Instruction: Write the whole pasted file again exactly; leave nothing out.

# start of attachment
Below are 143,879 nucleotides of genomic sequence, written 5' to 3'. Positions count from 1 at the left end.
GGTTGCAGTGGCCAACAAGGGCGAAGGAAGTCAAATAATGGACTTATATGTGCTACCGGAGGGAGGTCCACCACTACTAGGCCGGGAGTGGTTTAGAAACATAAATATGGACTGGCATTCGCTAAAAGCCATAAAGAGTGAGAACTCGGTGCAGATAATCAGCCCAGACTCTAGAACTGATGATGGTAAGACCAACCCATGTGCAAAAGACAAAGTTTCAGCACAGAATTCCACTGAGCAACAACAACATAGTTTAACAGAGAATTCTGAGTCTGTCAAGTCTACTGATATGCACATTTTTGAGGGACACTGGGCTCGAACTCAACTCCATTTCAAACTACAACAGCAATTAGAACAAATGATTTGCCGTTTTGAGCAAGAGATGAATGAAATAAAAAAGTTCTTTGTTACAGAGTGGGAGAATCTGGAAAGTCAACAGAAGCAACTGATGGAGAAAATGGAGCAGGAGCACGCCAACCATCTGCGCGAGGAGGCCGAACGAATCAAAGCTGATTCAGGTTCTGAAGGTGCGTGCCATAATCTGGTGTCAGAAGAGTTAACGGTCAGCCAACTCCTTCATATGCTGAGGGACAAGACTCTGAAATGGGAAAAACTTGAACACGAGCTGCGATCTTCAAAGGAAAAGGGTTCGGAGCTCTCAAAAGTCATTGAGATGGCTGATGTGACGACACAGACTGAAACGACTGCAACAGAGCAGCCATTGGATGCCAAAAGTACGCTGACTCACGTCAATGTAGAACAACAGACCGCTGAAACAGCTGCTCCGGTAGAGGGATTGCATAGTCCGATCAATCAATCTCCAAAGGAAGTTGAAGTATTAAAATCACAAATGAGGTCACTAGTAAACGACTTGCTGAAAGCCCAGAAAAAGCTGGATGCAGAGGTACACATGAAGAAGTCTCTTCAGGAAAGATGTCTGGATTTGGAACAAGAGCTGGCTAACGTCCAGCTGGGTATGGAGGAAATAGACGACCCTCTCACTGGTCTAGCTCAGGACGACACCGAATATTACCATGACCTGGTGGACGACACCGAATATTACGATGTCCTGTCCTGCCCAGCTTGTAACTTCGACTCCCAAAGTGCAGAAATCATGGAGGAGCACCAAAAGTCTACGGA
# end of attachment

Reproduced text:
Below are 143,879 nucleotides of genomic sequence, written 5' to 3'. Positions count from 1 at the left end.
GGTTGCAGTGGCCAACAAGGGCGAAGGAAGTCAAATAATGGACTTATATGTGCTACCGGAGGGAGGTCCACCACTACTAGGCCGGGAGTGGTTTAGAAACATAAATATGGACTGGCATTCGCTAAAAGCCATAAAGAGTGAGAACTCGGTGCAGATAATCAGCCCAGACTCTAGAACTGATGATGGTAAGACCAACCCATGTGCAAAAGACAAAGTTTCAGCACAGAATTCCACTGAGCAACAACAACATAGTTTAACAGAGAATTCTGAGTCTGTCAAGTCTACTGATATGCACATTTTTGAGGGACACTGGGCTCGAACTCAACTCCATTTCAAACTACAACAGCAATTAGAACAAATGATTTGCCGTTTTGAGCAAGAGATGAATGAAATAAAAAAGTTCTTTGTTACAGAGTGGGAGAATCTGGAAAGTCAACAGAAGCAACTGATGGAGAAAATGGAGCAGGAGCACGCCAACCATCTGCGCGAGGAGGCCGAACGAATCAAAGCTGATTCAGGTTCTGAAGGTGCGTGCCATAATCTGGTGTCAGAAGAGTTAACGGTCAGCCAACTCCTTCATATGCTGAGGGACAAGACTCTGAAATGGGAAAAACTTGAACACGAGCTGCGATCTTCAAAGGAAAAGGGTTCGGAGCTCTCAAAAGTCATTGAGATGGCTGATGTGACGACACAGACTGAAACGACTGCAACAGAGCAGCCATTGGATGCCAAAAGTACGCTGACTCACGTCAATGTAGAACAACAGACCGCTGAAACAGCTGCTCCGGTAGAGGGATTGCATAGTCCGATCAATCAATCTCCAAAGGAAGTTGAAGTATTAAAATCACAAATGAGGTCACTAGTAAACGACTTGCTGAAAGCCCAGAAAAAGCTGGATGCAGAGGTACACATGAAGAAGTCTCTTCAGGAAAGATGTCTGGATTTGGAACAAGAGCTGGCTAACGTCCAGCTGGGTATGGAGGAAATAGACGACCCTCTCACTGGTCTAGCTCAGGACGACACCGAATATTACCATGACCTGGTGGACGACACCGAATATTACGATGTCCTGTCCTGCCCAGCTTGTAACTTCGACTCCCAAAGTGCAGAAATCATGGAGGAGCACCAAAAGTCTACGGA